Oct 1 2009

Perfection vs. Excellence

Wild aster - VAI was thinking about how we work as photographers now and what that means if we want to do our best. I looked at the relationship of perfection and excellence to a photographer’s workflow in my blog, www.photodigitary.com, but realized how important this is in my life as a whole. I have often said that I believe that only God is perfect, and that humans, we can never be perfect, yet so often, we try to be exactly that.

Over the years, I have often thought about the difference between striving for excellence and or for perfection. I have struggled with this at times, too, but today, I recognize that striving for excellence is a good goal, while striving for perfection will lead more often to frustration and disappointment. It is impossible to ever be perfect, yet we can reach excellence. There was a well known book called, On Excellence, by John Kenneth Galbraith, years ago that really helped me face this issue. Excellence means you set a high standard and work to achieve that. That is generally possible. Perfection is always an elusive goal because as humans, we can never be perfect.

For nature photographers, too, I think we might learn a bit from nature on this one. You could argue how perfect nature is. Some people will say it is, but then others will point out “problems”, but both are really perspectives outside of nature itself. Nature doesn’t strive for perfection — look at all of the variation in a given species of plant or animal — perfection implies no variation. Nature does strive for excellence, in a sense, because anything less means you don’t survive. A wolf doesn’t care about hunting with perfection, simply the excellence that brings down the prey or not. A flower doesn’t care about perfection, only about excellence that ensures pollination occurs. It is interesting to go back to the well known verse in Mathew 6:28-31, “See how the lilies of the field grow. They do not labor or spin. Yet I tell you that not even Solomon in all his splendor was dressed like one of these.” That has to represent excellence if there every was any. Note that there is nothing said about perfection. No one would say that Solomon was perfect.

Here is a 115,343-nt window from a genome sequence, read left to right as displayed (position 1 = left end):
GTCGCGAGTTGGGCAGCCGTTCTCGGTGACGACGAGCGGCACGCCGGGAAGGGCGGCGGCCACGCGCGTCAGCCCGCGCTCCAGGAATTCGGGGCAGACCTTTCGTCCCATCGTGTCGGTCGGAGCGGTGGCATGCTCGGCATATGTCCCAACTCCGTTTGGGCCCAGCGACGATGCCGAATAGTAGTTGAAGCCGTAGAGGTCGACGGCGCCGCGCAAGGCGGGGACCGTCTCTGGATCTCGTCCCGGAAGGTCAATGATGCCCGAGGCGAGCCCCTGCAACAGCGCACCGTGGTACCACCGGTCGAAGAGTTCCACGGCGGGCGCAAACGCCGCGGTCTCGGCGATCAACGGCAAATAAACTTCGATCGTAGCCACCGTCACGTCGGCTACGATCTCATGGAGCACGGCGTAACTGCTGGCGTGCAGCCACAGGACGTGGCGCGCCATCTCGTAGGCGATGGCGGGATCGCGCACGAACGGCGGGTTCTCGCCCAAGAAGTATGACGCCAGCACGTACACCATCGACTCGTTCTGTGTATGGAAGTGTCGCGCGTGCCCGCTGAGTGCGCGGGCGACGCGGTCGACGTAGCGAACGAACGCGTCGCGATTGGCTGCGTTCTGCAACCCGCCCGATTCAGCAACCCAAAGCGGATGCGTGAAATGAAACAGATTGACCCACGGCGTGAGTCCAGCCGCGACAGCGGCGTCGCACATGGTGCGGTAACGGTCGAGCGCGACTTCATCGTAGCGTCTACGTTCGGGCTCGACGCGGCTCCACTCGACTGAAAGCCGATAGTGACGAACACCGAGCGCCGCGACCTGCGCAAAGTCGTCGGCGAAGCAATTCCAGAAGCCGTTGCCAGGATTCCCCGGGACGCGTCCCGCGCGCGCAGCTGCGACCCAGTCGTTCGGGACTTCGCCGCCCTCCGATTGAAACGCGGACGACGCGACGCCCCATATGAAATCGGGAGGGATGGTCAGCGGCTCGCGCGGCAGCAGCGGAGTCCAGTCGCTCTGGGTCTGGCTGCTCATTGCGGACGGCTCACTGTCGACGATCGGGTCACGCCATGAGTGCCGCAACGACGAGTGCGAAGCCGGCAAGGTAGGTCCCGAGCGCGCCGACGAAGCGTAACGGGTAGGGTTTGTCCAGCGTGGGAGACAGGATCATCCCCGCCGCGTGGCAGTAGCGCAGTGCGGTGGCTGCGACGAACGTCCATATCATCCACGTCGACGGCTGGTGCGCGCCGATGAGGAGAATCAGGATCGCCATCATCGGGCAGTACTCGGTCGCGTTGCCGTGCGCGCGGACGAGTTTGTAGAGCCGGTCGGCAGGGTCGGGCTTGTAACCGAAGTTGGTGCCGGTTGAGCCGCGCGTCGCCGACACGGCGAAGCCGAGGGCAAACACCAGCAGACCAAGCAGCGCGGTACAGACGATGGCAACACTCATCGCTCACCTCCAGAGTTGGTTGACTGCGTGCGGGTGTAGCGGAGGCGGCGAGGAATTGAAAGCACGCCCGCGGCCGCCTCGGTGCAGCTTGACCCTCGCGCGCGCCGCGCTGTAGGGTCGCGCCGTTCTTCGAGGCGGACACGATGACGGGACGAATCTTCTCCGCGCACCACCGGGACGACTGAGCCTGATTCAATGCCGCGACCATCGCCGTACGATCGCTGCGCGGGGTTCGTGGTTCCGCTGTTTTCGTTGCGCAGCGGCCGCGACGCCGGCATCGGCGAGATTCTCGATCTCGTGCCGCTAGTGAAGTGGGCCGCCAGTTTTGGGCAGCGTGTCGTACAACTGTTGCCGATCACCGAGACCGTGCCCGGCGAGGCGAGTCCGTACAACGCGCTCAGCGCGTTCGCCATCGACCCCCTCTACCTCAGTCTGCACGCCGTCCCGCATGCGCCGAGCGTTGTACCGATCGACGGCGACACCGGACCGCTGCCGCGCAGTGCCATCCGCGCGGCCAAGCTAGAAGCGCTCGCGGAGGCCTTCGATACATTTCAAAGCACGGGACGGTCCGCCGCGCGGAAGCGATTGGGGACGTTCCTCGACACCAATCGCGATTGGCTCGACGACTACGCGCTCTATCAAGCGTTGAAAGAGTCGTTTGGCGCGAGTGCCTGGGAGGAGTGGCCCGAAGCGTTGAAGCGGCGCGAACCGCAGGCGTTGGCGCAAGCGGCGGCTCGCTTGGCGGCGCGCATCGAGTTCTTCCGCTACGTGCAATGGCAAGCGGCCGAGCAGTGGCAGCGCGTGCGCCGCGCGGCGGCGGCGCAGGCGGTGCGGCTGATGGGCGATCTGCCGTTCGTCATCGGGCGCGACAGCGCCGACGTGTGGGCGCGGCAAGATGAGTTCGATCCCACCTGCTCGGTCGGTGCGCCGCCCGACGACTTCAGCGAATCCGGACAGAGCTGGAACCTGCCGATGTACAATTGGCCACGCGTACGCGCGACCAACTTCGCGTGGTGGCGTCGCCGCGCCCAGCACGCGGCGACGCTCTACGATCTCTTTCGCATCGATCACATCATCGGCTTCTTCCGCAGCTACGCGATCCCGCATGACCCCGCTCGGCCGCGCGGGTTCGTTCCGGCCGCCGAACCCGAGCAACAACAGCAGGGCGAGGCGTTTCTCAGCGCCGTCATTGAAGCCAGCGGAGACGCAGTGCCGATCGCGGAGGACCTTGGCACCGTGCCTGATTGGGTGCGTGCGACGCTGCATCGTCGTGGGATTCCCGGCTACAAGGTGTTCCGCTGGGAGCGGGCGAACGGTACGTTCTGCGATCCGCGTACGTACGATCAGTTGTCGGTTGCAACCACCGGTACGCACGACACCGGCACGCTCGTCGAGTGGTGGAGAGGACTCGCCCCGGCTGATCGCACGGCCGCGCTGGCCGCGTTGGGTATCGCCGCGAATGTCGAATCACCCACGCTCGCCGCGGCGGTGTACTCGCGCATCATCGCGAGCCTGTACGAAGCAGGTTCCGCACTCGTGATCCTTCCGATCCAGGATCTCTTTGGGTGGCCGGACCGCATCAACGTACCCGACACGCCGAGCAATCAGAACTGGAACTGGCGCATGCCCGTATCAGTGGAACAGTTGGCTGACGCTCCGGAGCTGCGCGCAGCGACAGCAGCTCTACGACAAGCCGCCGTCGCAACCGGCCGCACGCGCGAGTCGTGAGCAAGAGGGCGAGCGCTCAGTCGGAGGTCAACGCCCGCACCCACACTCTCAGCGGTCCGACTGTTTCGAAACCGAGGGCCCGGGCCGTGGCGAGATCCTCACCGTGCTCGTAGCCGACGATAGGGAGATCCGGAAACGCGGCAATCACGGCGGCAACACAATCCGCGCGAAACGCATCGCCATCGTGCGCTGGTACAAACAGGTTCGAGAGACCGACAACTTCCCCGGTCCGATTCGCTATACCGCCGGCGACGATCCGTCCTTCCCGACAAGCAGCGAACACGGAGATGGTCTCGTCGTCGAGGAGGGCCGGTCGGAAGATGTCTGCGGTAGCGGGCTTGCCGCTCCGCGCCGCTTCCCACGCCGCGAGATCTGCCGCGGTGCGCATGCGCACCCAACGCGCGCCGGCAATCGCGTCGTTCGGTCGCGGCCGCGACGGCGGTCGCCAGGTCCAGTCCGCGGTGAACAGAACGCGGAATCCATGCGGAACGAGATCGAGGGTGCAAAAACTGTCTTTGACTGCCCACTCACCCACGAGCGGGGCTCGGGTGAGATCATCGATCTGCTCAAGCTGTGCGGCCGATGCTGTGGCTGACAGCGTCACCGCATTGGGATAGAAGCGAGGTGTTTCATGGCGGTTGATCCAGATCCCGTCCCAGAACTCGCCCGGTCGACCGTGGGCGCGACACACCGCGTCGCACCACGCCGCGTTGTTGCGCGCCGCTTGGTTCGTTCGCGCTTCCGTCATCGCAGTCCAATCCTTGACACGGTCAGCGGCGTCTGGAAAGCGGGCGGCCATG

Job 9:20 says, “If I justify myself, mine own mouth shall condemn me: if I say, I am perfect, it shall also prove me perverse.” Perfectionism can do that to you. It can drive you crazy, because if you must be perfect, you will never be satisfied with decisions you make. Why? Because there is always the possibility of something better. Whereas with excellence, you can set as high a standard as you want, but then when you reach that standard, you know you have done what is needed and you don’t need to do anything else. Striving for perfection is striving to be god-like and only God is God. The only way we can be perfect is when we do something walking with God, trusting in Him, as it says in Deuteronomy 18:13, “Thou shalt be perfect with the LORD thy God.” To think we can be perfect in our normal activities is a short course to failure and frustration.

Striving for excellence does not mean that if you achieve it, that you do not look to improve your skills. Life in nature constantly adapts to conditions, striving for the excellence needed for those conditions, but “knowing”, in a sense, that perfection could be a path to extinction. If a plant or animal is “perfectly adapted” to an environment, then if that environment changes even so slightly, it will not be able to survive. Excellence for us and nature is a way of doing our best with what God has given us, then knowing and accepting that this is enough, just like the lilies of the field. The photo here is of a wild aster in Shenandoah National Park.

— Rob